Vendors and operators across the UK are currently looking towards China, which is on track to launch commercial 5G networks by 2020, and is expected to become the world’s largest 5G market by 2025.
A recent report from GSMA Intelligence and the China Academy of Information and Communications Technology (CAICT) revealed that after 5G networks are commercially deployed in 2020, following a two-year phased testing period, the number of 5G connections in China are expected to reach 428 million by 2025. This will account for an astonishing two in five (39%) of the 1.1 billion 5G connections expected across the globe by this point in time.
The promises of 5G
In the first instance, it’s expected that China’s 5G networks will be largely focused on boosting the capacity of the country’s existing 4G networks, in order to support increasing demands for mobile data traffic. In addition, it will enable enhanced mobile broadband services such as Ultra-HD video, augmented reality and virtual reality. The new services and applications made possible by 5G will undoubtedly require mobile devices with greater capabilities than those currently on the market so, it’s reasonable to predict that smartphones will be the primary means of interfacing with 5G, certainly at launch.
However, the promises of 5G go well beyond high data rate, spectral efficiency, ultra-low latency, or massive sensor networks. The fundamental appeal of 5G lies in the fact that the entire infrastructure acts as a cohesive platform for innovative applications and is tuned to flex with demand – providing services tailored to their unique characteristics.
5G is set to go beyond consumer grade applications in the future, with the enterprise space expected to represent the largest revenue opportunity for operators. Indeed, Chinese operators are already collaborating with the broader mobile ecosystem, and different industry vertical players.
The need for open interfaces
While spectrum allocation and new business cases to identify incremental revenue opportunities are key elements to realising the full potential of 5G, so too, will the investment protection in the radio infrastructure be a key consideration for the pace of adoption. A flexible, innovative and open sourced Radio Access Network (RAN) is a key cornerstone for the evolution to 5G.
By providing a software-defined, Cloud-RAN solution based on open interfaces, communications service providers can bring about much lower cost radio infrastructure, using an open software based model upon common hardware.
Historically, the RAN we have today was intended to be open, but is, in reality, controlled by a group of three vendors. As the sector continues to develop, however, people are looking for alternative suppliers that can bring something new to the mix. Key players such as Nokia, Ericsson and Huawei all have the same way of thinking, and the industry needs a contender that can utilise a software model in the radio world to prioritise enterprise and densification.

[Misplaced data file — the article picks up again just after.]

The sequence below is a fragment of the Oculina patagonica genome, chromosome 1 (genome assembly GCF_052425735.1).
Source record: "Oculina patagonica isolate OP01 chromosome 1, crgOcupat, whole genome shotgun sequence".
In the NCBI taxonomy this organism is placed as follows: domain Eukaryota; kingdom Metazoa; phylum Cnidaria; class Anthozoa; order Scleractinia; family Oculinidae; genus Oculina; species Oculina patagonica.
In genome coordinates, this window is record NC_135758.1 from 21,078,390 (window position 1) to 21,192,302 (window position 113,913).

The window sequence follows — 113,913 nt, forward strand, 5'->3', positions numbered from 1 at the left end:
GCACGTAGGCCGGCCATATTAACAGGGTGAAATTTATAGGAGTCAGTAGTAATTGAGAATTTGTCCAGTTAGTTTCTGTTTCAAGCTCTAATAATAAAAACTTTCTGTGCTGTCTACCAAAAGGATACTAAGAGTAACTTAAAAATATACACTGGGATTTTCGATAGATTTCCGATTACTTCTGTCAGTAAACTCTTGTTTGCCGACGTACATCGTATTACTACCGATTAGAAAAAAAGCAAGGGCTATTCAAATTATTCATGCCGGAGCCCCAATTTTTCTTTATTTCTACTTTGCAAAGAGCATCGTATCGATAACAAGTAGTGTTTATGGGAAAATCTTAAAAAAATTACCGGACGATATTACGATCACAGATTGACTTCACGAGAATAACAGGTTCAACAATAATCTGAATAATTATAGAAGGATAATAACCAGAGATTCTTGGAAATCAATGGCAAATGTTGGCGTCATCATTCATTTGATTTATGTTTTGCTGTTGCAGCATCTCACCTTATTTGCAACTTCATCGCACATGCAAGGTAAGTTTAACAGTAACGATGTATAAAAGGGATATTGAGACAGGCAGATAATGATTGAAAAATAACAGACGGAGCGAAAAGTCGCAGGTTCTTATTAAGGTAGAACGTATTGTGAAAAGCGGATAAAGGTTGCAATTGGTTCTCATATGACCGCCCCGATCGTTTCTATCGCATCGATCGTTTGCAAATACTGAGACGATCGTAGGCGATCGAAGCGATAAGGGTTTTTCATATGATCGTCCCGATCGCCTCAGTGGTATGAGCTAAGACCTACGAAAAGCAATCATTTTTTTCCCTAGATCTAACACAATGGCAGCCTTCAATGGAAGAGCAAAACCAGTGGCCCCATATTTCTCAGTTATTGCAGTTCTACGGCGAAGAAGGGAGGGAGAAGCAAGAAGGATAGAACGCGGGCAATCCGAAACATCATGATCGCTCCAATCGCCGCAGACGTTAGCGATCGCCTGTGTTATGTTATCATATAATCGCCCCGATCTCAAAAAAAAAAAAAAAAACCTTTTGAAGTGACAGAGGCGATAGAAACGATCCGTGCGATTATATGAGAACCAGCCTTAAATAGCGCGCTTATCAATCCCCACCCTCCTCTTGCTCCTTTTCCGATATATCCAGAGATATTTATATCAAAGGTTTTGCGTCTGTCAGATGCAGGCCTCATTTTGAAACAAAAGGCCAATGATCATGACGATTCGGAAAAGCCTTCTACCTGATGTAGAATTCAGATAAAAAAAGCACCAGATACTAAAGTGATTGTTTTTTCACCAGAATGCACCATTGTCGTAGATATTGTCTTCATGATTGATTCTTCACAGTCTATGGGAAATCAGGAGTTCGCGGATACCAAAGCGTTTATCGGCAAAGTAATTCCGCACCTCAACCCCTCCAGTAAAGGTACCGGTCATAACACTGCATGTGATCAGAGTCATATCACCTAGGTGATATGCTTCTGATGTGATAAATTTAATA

This has resulted in a lot of pressure on suppliers to open up interfaces that’s effectively been controlling the growth of the industry, and even the radiotechnology itself. Unfortunately, this current vendor control is causing suboptimal use of spectrum prohibiting, innovation in radio, antenna technology, and cell tower placement, and is also resulting in increased cost per user in any business plan for 5G. In an attempt to avoid this, the xRAN group has been formed to ensure operators and regulators have better use of resources to benefit customers when the interface is open. As the radio access network equipment market in its current form continues to decline, Service Providers may be better off looking towards more disruptive players in the xRAN space than the old key players that are struggling with profitability and cost control.
It’s also worth noting that the current 3GPP standardization process, with its challenges in compatibility, is dominated by these large players so it comes as no surprise, that we’ve seen the growth of working groups and bodies outside of 3GPP for faster development of open standards such as XRAN, TIP and ONAP. We have to take care to strive for technical diversity and guard against standards fragmentation in the quest for open standards that will produce an economic opportunity to the “greater” vendor community.
Regardless, China (along with the USA) appears to be leading the way in developing and implementing 5G networks, and looks likely to dominate the market in only a few years after rollout.
Operators and vendors in the UK and the rest of the world should learn from China, and focus their attention on technology services that will maximise efficiency and generate revenue in the 5G era.
To get 5G working though, we need to maximise bandwidth by pushing open interfaces across the network through software defined techniques.